Many Stent Procedures Unnecessary
Heart Drugs Just as Good at Preventing Heart Attacks, Death in Some People, Study Shows
Stent Patients as Likely to Die, Have Heart Attack continued...
Then, about half the participants also underwent angioplasty, usually with
Over the next five years, 19% of those in both groups died or had a heart
attack. Similar numbers of people in both groups -- about 12% -- were
hospitalized for heart problems.
However, there were some benefits to angioplasty. People who had the
procedure were 40% less likely to need another procedure to open up blocked
heart arteries. And, particularly in the first two years, they reported better
quality of life and less frequent episodes of chest pain.
But over time, some of the differences started to dissipate. By five years
later, 74% of people who had angioplasty were angina-free vs. 72% of those who
got drugs alone, a difference so small it could be due to chance.
Results Stun Medical Community
Boden notes that COURAGE is "the first properly-sized study to answer
the question of whether angioplasty and stents reduce the risk of death and
heart attacks in people with stable coronary artery disease."
The results came as a shock to many in the cardiology community -- even to
the researchers themselves.
"The study was designed with the hypothesis that the combination of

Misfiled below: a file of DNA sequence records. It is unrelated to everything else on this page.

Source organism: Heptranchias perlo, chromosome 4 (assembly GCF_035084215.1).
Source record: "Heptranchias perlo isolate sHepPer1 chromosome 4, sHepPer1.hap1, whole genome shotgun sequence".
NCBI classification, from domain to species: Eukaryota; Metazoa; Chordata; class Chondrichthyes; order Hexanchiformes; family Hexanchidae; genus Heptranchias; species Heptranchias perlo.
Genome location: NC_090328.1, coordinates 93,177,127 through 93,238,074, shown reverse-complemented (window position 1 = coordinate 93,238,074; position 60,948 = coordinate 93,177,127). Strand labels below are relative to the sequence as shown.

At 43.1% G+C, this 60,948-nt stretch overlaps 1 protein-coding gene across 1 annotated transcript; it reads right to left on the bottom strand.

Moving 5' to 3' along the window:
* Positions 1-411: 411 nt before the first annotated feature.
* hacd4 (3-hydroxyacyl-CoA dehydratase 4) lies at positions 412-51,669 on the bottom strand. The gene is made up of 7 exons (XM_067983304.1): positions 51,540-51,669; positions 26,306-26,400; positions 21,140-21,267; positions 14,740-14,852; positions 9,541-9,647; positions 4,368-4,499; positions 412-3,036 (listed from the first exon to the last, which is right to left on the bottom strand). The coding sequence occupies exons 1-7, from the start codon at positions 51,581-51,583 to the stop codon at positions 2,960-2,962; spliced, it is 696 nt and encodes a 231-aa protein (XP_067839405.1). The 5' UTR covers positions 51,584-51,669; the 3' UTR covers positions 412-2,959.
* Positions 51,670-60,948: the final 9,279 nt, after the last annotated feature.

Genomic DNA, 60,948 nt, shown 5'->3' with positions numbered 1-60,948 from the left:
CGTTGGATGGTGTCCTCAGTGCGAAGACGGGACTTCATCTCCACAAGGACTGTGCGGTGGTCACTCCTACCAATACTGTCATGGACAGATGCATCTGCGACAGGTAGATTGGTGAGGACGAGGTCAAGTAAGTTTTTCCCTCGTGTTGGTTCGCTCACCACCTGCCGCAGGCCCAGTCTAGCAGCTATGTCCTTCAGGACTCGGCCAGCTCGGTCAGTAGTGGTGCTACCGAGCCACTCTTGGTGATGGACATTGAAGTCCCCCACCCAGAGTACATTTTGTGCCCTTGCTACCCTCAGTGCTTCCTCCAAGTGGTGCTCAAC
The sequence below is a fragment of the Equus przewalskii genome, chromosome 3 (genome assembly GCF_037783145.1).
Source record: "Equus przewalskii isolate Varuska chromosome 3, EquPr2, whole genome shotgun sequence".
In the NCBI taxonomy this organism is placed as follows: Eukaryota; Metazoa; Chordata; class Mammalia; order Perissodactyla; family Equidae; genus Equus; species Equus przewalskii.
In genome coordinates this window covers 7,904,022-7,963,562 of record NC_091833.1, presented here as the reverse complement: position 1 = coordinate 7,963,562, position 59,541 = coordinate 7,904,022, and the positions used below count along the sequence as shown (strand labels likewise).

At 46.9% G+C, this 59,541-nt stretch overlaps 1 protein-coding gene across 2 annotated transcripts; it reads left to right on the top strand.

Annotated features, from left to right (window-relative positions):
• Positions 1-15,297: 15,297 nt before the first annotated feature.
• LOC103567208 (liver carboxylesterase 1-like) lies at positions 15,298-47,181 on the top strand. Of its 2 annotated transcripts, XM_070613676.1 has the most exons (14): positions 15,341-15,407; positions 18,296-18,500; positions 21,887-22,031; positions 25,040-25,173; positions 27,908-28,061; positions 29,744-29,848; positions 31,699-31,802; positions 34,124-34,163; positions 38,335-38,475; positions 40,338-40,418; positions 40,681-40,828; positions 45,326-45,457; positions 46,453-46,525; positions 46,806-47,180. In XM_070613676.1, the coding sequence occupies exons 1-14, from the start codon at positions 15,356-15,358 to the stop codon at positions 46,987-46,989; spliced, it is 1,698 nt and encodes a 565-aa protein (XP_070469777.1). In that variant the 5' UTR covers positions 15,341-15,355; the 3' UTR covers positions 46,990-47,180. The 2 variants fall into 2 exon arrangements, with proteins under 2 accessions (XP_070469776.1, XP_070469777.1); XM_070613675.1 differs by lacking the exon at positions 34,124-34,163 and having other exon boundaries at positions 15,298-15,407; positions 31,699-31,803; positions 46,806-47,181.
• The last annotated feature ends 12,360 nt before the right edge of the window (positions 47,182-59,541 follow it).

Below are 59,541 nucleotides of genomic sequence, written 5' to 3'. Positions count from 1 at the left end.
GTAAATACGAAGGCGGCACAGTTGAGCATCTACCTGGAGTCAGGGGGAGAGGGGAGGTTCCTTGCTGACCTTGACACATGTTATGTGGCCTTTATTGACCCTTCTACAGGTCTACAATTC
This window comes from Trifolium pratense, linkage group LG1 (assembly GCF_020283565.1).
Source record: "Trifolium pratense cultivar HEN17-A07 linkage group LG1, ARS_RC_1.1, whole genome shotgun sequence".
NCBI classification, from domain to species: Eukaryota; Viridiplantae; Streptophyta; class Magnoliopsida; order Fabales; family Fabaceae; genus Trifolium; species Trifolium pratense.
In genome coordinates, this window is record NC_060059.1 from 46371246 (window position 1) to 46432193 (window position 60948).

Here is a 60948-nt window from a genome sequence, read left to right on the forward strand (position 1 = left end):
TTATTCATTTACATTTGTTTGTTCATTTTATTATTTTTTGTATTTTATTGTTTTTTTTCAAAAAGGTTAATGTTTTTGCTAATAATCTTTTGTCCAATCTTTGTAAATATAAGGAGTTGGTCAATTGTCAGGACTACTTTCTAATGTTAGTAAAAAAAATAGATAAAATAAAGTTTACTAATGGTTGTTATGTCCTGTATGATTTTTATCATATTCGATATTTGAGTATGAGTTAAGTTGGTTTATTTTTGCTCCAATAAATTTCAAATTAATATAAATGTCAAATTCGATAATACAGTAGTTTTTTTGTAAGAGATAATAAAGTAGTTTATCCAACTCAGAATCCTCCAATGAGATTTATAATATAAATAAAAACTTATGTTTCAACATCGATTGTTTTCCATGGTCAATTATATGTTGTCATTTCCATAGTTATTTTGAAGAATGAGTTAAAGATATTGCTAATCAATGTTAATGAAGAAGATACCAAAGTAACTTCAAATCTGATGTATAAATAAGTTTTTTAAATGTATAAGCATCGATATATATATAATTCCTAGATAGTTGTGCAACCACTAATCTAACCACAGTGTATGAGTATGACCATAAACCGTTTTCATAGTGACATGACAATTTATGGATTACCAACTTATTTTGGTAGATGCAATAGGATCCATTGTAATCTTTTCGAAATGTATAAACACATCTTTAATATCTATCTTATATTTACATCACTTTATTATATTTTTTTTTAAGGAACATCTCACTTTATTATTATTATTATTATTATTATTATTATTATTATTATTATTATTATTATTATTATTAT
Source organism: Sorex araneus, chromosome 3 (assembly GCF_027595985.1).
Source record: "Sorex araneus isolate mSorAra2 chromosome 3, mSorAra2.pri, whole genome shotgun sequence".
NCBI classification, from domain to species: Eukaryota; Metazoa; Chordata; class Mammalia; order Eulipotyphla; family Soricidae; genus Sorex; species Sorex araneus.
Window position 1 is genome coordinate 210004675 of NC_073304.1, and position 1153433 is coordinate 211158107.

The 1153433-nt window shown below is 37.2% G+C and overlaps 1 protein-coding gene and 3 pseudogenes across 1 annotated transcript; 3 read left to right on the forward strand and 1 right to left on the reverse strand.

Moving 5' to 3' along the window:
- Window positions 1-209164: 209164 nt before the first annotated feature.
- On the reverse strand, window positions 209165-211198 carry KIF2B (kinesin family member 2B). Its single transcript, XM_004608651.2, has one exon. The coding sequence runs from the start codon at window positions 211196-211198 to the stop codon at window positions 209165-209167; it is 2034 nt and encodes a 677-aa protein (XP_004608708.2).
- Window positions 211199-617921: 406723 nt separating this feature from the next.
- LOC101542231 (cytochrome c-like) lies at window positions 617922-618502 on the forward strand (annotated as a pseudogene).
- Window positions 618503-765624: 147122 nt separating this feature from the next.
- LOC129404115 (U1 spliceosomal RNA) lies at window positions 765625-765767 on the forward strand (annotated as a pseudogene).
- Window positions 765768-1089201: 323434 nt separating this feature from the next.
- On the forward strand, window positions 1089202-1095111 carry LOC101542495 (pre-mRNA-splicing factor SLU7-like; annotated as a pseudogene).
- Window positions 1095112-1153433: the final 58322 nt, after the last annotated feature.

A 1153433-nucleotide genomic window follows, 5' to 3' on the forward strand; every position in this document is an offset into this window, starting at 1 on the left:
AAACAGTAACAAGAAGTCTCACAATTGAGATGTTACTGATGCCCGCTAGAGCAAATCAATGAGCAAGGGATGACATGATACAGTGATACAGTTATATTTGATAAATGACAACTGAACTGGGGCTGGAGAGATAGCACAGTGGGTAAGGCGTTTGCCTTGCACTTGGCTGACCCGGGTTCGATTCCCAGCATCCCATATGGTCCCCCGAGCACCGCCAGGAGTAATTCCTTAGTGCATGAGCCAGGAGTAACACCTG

angioplasty and optimal medical therapy would be superior," Boden says.
"But the results do not support its benefit in reducing heart attacks and
death when used as an initial management strategy."
So why would so many doctors recommend a costly procedure without strong
evidence it works?
The average cost of having an angioplasty was $38,000 in 2003, according to
the American Heart Association.
Nissen thinks it’s because “it seems so intuitively obvious: If you open up
a block artery, you’ll fix the problem.”
American Heart Association President Raymond J. Gibbons, MD, chief of
cardiology at the Mayo Clinic, adds that there’s a financial incentive for
doctors. "People get paid for how many procedures they do," he tells
But this study "clearly shows there is no advantage to PCI [percutaneous
coronary intervention, or angioplasty] as an initial strategy. It’s
unnecessary," Gibbons says. "Angioplasty should be reserved for
patients [who can’t be helped] by medical therapy."
Adds Nissen, "This study will change a lot of thinking. The benefits of
angioplasty in people with stable chest pain is very modest, at most. It should
be reserved for patients for intolerable symptoms."
But many doctors who perform angioplasties say the procedure’s proven
benefits in relieving angina, or chest pain, is getting lost in the
Donald Baim, MD, chief medical officer of Boston Scientific, a manufacturer
of drug-eluting stents, says, "COURAGE is not a catastrophic failure. [It
shows that angioplasty plus stents] improves symptoms."
Marty Leon, MD, of Columbia University Medical Center, says, "There are
so many deep flaws in the way this study was executed and planned. It was
rigged to fail," and it did. "This study should not affect
Boden says the criticism is unfounded, pointing out that the researchers
purposely studied people at medium to high risk of having a heart attack or
dying -- "the very people you would expect to benefit most from the